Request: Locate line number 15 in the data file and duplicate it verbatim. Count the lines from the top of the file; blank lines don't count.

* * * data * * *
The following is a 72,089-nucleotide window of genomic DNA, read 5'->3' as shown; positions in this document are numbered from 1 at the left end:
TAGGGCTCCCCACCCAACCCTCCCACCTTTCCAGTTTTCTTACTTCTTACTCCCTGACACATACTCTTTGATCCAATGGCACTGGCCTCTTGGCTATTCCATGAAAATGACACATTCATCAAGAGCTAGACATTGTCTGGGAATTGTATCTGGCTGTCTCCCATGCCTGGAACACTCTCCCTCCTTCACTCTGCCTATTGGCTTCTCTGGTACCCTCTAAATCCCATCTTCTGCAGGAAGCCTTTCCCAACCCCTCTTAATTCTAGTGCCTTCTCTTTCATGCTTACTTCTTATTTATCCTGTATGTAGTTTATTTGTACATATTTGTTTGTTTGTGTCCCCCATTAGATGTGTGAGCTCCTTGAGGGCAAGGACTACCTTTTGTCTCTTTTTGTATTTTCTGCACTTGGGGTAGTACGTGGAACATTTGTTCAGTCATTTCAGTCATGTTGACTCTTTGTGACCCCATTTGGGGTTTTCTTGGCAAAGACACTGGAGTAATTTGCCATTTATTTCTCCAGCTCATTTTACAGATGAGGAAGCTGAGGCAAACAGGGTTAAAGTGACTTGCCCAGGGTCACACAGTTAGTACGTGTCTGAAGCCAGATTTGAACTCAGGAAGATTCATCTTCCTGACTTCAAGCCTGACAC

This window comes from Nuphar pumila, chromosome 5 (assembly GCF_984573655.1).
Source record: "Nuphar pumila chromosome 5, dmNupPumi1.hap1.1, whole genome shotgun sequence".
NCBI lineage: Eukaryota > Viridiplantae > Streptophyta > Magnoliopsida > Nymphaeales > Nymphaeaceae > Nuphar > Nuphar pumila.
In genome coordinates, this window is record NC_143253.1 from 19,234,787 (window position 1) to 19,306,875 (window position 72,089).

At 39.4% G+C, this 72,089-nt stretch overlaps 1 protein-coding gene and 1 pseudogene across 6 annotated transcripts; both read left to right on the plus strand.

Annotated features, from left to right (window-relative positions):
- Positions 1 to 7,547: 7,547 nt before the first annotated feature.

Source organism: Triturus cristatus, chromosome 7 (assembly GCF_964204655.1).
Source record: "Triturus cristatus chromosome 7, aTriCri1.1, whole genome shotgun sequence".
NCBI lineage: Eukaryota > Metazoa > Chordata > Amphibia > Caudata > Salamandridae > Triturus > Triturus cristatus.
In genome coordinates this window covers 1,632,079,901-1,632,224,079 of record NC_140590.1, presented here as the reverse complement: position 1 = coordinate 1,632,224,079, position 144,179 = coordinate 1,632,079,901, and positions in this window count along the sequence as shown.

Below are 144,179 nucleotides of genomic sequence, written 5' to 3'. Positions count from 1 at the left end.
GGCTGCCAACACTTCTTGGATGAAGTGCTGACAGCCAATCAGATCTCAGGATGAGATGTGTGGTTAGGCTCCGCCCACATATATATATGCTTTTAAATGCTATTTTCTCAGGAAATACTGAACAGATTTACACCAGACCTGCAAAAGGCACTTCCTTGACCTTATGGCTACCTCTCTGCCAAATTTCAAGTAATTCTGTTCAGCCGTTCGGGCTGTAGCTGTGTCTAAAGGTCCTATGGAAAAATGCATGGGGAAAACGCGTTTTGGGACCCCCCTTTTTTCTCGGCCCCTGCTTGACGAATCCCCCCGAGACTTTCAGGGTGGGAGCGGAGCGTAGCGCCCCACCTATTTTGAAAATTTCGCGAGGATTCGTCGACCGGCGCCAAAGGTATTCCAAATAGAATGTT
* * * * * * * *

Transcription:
GGCTGCCAACACTTCTTGGATGAAGTGCTGACAGCCAATCAGATCTCAGGATGAGATGTGTGGTTAGGCTCCGCCCACATATATATATGCTTTTAAATGCTATTTTCTCAGGAAATACTGAACAGATTTACACCAGACCTGCAAAAGGCACTTCCTTGACCTTATGGCTACCTCTCTGCCAAATTTCAAGTAATTCTGTTCAGCCGTTCGGGCTGTAGCTGTGTCTAAAGGTCCTATGGAAAAATGCATGGGGAAAACGCGTTTTGGGACCCCCCTTTTTTCTCGGCCCCTGCTTGACGAATCCCCCCGAGACTTTCAGGGTGGGAGCGGAGCGTAGCGCCCCACCTATTTTGAAAATTTCGCGAGGATTCGTCGACCGGCGCCAAAGGTATTCCAAATAGAATGTT